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Spotlight: Peepal Tree Press

This week we are highlighting Peepal Tree Press: a leading independent publisher based in Leeds. The press aims to publish ‘the very best of international writing from the Caribbean, its diasporas and the UK,’ and it is an important voice in promoting diversity in both northern and international publishing.

 Peepal Tree has published over 400 titles since being founded in 1985, promoting both established and debut writers. Their books cover a wide variety of genres, including fiction, poetry, academic and non-fiction. Among them are numerous award-winning titles - most recently Roger Robinson’s A Portable Paradise, which won the RSL Ondaatje prize earlier this year, as well as the T S Eliot prize in 2019. 

 Since their beginning, Peepal Tree Press has undergone several transformations, resulting in an interesting publishing history. Their work began with the publication Backdam People: a collection of stories by Guyanese author Rooplall Monar. This was followed by the release of around one or two books a year, until the press was able to expand through the support of council grants, turning ‘the hobby into a business,’ as the publisher’s official website explains. Peepal Tree still completes all of their own typesetting and design work in-house, although they ceased to print their own books in 2010. Outsourcing this has allowed them to spend more time working with their authors and organising marketing activities—a development which is reflected in their growing number of titles, with the publisher producing 21 titles over 2020 so far and their output increasing year by year. They have also expanded into new ventures like their ‘New Caribbean Voices’ podcast, which provides a platform for in-depth author interviews, readings and information about upcoming releases.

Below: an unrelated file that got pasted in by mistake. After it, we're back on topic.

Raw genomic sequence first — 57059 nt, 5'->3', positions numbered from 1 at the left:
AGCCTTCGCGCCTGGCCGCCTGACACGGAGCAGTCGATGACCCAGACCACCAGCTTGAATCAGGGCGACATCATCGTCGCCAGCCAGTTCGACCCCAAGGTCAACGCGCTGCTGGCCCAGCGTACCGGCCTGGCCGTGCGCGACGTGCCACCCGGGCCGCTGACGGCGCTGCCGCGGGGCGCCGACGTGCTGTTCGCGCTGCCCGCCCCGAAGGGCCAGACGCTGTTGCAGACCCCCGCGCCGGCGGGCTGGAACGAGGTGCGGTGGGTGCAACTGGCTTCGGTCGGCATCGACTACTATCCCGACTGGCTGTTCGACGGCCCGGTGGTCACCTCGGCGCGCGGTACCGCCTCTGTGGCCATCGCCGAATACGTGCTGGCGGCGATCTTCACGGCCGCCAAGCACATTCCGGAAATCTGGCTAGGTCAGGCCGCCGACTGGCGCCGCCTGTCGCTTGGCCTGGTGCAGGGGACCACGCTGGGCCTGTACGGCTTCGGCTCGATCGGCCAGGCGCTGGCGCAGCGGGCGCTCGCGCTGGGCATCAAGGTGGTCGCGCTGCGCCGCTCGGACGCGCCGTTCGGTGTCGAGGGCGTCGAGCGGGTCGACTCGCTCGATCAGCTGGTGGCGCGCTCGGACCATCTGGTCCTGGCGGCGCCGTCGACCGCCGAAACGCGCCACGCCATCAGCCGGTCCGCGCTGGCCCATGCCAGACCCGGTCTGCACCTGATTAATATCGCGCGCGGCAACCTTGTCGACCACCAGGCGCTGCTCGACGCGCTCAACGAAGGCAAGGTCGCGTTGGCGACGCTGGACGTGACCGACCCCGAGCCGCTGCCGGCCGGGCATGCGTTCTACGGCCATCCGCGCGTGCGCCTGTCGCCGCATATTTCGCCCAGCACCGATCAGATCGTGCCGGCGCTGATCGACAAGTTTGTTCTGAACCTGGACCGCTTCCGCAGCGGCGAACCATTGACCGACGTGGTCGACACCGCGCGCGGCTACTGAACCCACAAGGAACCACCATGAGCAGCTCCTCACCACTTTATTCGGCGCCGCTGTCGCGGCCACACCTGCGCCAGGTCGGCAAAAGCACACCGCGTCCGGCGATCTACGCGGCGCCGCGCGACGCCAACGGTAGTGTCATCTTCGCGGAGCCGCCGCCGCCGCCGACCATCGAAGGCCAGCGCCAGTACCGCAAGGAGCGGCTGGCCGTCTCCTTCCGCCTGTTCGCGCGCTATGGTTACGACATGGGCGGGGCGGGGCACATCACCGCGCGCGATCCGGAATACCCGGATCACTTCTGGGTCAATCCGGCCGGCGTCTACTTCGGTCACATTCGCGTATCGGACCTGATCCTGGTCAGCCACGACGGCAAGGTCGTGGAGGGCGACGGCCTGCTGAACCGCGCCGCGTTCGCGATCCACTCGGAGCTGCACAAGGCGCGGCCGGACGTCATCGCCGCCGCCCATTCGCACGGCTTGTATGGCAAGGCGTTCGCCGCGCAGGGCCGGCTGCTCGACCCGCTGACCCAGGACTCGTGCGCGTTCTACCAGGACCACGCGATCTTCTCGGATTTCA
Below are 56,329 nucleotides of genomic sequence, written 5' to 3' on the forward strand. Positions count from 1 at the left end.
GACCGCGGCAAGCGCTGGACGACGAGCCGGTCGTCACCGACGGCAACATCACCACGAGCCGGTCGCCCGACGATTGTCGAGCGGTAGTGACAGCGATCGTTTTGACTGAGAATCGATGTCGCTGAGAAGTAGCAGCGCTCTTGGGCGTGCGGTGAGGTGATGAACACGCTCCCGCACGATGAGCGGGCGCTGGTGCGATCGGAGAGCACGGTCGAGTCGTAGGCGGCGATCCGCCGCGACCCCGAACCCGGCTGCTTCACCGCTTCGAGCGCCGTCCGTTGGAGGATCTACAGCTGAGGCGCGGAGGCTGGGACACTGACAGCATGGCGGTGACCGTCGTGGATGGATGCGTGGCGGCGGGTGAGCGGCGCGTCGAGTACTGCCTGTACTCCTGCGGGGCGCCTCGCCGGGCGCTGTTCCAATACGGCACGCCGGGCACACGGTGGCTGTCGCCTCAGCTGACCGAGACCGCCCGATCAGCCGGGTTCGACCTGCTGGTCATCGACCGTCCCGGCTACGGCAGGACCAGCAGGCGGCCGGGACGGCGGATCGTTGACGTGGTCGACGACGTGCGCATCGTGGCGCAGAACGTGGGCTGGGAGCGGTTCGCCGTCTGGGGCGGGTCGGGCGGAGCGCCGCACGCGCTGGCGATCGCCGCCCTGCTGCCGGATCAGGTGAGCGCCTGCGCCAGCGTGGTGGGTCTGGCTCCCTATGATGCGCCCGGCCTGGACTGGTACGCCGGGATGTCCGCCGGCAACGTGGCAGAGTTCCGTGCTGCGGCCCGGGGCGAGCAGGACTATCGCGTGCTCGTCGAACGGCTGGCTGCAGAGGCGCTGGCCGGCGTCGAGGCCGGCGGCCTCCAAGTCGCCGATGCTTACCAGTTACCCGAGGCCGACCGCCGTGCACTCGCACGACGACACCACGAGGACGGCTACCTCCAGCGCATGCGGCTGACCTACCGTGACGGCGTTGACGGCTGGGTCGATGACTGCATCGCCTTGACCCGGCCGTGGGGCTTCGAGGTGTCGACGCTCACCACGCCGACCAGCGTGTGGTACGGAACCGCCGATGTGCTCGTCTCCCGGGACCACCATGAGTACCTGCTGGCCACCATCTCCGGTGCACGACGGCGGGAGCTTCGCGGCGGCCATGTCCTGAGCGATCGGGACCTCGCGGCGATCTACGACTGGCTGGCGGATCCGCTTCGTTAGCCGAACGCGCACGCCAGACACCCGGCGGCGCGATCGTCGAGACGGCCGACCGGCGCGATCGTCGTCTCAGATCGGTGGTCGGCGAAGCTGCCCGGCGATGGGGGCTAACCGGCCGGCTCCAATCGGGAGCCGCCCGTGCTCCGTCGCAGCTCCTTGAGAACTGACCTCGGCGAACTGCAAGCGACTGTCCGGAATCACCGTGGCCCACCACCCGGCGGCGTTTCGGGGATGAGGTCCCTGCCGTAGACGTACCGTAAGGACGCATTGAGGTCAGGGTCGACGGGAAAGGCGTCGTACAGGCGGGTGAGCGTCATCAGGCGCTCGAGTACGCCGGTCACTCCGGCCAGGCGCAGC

Like many independent publishers, Peepal Tree Press faces a challenge in bringing their titles to the attention of readers within a saturated market. The difficulty of this task is exacerbated by their northern location, as Peepal Tree’s operations manager Hannah Bannister told The Bookseller: ‘Access to the market is restricted by not being in London, but also because some of the lead times demanded by the media or by booksellers don’t work for us. We don’t have a team of publicists and marketing people, but neither do we have a stream of interns knocking on our door up here – even if we could afford to pay them. Individually, we feel powerless to get the books noticed.’ As one of the founding members of The Northern Fiction Alliance, Peepal Tree Press has been a key player in supporting northern publishing and attempting to overcome these challenges, by moving away from traditional publishing centres. 

However, Bannister also notes the advantages of Peepal Tree’s position, namely, that they take their lead from their writers rather than trying to cultivate certain types of books: ‘Often publishers are after a certain kind of book, to fit their lists, or to say something about diversity, but we want our writers to define that, and then we will try and find readers for them.’ This allows the press a certain freedom in what they publish, as demonstrated by their exciting range of genres and subject areas, which cover everything from historical fiction to travel writing. While there are clear obstacles faced by the publisher due to their size and location, the flexibility afforded by these same factors has clearly helped to enrich their publishing activity and allows the publisher to offer a more diverse range of books. 

With a further 11 titles tipped for release this year, we look forward to seeing how Peepal Tree Press continues to develop! 

One to Watch: Daylight Come by Diana McCauley (Published 24 September, 2020) 

One of Peepal Tree Press’s most recent releases is Daylight Come, a futuristic climate-change novel that takes place on the Caribbean island of Bajacu. Set sixty-four years in the future, the novel centres around the plight of a young woman, Sorrel, and her mother Bibi, as they struggle to survive the oppressive society and destructive climate around them. 

This novel feels very topical, especially at a time where our engagement with climate change is so critical. As one reviewer has already observed, it is also refreshing to see the topic addressed from a non-European perspective, imagining how the crisis will affect the Caribbean climate and its people. The focus on the relationship between mother and daughter will likely appeal to readers of Diane Cook’s Booker-nominated The New Wilderness (also a climate dystopia), although while Cook’s novel focuses on a protective parent, Daylight Come offers a poignant exploration of a daughter’s desperation to save her mother. The book is McCauley’s fifth novel and has already been shortlisted for the CODE Burt Award for Caribbean Young Adult Literature. Along with its promising concept, this is definitely one to look out for!



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